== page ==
According to Nancy Snow’s book Propaganda Inc. this has been standard practice by the US especially since the creation of the CIA. In his book

Mockingbird: The Subversion of The Free Press By The CIA, Alex

Constantine writes that in the 1950s, “some 3,000 salaried and contract

CIA employees were eventually engaged in propaganda efforts”. As an example, Edward Bernays, the grandfather of the Public Relations industry in the US, was hired by the US government to take US journalists to Guatemala in early 1954 to meet with US Embassy officials in order to write article that would demonize the democratically government of Guatemala, making it easier to justify the CIA back coup in October 1954. William Blum in his book Killing Hope: US Military and CIA Intervention since WWII, demonstrated that planting stories in the media by the CIA and other US agencies is standard practice. Blum even documents instances where CIA agents wrote speeches for foreign leaders who were backed by the US. For example, after Ramon Magsaysay was brought to power in the

Philippines with CIA assistance, the Central Intelligence Agency “wrote his speeches and carefully guided his foreign policy.”

So whether it is a subservient Press or a bought Press we can not rely on the mainstream coverage of the ongoing war/occupation of Iraq. There are great independent sources out there like http://www.IraqJournal.org, http://www.OccupationWatch.org and ZNet’s Iraq page, so check out these independent voices, but there are other things you can do. Join the GRIID media action alert campaign. What we do is send out regular media alerts about local news coverage, either specific stories or when we complete studies to engage the local news to improve their reporting on crucial issues such as the war/occupation of Iraq. You can also get involved in local campaigns against the war, especially since we are fast approaching the third anniversary of the beginning of this war in March. There will be numerous efforts planned locally, like a film series, anti-recruiter actions and an effort to get the Grand Rapids City Commission to adopt a resolution against the ongoing war, mostly because of the cost to tax payers and local communities that are slashing their budgets for services like education and recreational facilities. To sign up for the GRIID Media Alerts send an e-mail to Jeff Smith at jsmith@grcmc.org and for the other campaigns just check out http://www.mediamouse.org.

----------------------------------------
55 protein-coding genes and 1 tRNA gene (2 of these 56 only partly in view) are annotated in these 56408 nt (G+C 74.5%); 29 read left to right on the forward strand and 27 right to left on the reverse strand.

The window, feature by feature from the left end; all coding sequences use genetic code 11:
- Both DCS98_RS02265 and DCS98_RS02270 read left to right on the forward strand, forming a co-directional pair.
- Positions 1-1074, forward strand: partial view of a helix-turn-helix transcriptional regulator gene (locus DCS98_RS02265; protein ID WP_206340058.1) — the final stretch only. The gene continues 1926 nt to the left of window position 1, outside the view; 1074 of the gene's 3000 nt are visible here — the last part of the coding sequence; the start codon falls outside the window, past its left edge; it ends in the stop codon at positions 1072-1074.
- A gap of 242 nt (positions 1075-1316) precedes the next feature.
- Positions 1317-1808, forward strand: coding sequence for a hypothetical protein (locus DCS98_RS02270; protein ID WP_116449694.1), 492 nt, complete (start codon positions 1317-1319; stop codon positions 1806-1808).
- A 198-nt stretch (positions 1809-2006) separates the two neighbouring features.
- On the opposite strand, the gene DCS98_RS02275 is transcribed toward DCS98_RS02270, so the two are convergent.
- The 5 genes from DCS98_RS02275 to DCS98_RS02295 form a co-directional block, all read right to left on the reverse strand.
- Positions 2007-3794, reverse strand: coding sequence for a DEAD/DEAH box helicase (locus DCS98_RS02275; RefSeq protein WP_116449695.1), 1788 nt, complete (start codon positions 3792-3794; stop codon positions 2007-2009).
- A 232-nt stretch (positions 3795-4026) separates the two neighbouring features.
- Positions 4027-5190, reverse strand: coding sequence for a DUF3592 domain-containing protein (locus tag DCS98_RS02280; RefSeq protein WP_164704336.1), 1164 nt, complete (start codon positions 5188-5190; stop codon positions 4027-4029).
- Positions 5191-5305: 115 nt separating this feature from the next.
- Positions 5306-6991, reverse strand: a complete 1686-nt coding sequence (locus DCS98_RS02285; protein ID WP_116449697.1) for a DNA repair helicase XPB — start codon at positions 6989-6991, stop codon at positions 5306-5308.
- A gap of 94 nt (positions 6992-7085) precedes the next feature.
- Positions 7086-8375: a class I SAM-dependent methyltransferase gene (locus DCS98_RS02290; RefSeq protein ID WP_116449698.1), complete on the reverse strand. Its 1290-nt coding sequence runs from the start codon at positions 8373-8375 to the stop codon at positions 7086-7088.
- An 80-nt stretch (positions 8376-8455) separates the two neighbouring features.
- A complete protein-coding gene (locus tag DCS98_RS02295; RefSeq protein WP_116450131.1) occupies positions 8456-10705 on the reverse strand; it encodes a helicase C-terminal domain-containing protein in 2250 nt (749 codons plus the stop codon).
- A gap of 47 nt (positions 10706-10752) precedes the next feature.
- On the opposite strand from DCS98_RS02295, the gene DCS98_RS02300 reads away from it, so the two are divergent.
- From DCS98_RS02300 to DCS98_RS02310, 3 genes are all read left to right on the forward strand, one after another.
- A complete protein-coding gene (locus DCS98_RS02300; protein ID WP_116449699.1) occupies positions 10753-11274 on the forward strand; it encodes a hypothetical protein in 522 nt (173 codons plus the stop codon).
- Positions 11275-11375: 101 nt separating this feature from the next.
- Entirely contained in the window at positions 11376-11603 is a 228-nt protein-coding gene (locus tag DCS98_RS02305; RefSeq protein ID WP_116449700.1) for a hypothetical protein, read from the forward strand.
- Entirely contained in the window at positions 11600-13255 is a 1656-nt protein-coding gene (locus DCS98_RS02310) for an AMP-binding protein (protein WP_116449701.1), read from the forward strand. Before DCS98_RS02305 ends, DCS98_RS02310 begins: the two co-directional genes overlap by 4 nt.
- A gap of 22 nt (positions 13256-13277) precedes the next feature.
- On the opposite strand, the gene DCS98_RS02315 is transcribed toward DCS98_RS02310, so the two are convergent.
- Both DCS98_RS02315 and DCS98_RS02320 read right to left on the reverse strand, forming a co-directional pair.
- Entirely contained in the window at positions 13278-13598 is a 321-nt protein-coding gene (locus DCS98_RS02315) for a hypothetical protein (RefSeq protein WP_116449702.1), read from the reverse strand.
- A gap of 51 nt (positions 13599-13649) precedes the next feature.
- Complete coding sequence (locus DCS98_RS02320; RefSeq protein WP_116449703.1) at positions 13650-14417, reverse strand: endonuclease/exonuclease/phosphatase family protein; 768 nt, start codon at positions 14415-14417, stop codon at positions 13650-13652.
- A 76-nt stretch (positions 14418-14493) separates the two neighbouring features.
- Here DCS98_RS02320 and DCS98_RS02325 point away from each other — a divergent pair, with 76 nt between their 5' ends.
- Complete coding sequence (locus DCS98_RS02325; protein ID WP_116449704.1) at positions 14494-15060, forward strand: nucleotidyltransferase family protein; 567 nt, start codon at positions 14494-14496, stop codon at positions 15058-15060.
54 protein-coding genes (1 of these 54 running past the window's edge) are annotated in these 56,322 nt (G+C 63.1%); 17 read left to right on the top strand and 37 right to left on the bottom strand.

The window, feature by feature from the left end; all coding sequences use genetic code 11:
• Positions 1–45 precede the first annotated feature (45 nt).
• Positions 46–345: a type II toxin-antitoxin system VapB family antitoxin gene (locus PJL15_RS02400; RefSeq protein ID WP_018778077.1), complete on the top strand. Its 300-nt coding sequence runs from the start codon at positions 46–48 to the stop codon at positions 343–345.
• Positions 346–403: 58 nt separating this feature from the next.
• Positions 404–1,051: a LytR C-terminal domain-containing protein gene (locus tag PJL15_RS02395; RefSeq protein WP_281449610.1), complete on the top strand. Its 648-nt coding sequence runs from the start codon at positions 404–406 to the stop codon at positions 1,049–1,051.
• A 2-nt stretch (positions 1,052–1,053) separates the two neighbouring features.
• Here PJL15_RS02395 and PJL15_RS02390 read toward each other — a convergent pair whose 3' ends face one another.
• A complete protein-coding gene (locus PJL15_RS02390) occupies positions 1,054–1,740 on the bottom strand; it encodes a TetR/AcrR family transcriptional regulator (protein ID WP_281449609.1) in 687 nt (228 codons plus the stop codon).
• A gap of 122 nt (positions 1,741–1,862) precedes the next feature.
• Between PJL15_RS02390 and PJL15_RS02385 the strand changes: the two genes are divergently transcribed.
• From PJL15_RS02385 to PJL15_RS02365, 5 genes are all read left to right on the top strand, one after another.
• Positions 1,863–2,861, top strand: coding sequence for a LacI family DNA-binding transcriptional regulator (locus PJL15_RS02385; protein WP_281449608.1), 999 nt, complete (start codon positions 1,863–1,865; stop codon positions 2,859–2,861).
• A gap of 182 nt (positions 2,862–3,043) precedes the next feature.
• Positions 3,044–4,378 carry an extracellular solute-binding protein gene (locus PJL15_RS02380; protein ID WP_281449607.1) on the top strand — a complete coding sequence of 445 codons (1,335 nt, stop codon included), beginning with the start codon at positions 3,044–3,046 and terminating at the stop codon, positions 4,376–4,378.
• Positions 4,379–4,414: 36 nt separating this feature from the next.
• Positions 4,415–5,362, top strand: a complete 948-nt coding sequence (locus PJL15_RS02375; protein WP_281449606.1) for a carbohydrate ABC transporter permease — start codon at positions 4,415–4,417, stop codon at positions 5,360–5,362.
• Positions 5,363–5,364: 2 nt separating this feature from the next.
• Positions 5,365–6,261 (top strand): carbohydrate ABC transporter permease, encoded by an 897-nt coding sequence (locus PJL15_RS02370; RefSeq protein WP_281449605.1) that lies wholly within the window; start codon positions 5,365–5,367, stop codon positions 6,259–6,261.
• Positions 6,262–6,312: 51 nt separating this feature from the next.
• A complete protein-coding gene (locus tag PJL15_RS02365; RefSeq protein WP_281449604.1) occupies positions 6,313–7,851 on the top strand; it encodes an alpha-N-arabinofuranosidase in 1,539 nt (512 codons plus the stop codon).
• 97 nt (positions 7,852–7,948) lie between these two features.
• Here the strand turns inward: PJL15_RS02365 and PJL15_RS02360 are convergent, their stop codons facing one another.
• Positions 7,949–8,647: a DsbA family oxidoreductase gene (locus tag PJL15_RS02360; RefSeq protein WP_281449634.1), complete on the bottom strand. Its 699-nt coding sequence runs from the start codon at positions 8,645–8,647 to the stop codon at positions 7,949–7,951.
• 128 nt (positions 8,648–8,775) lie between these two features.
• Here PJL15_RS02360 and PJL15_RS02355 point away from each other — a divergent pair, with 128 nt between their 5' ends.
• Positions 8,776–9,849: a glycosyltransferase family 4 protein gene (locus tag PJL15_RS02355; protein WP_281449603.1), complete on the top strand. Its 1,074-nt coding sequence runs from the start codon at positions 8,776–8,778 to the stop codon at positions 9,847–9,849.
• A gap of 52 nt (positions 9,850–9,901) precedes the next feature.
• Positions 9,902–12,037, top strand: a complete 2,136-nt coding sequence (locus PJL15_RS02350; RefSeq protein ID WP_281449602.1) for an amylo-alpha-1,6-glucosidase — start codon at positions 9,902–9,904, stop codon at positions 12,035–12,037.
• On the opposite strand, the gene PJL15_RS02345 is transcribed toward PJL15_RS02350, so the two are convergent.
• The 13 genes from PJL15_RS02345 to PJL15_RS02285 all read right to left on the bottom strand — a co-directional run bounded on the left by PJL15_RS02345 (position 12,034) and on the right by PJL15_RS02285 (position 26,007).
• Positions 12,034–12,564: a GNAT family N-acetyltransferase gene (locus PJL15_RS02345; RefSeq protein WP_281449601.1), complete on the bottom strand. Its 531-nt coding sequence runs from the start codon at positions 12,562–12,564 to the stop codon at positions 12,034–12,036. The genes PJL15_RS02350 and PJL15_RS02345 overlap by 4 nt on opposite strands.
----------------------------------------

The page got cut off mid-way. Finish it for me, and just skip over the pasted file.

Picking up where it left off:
Author: mediamouse

Grand Rapids independent media // mediamouse.org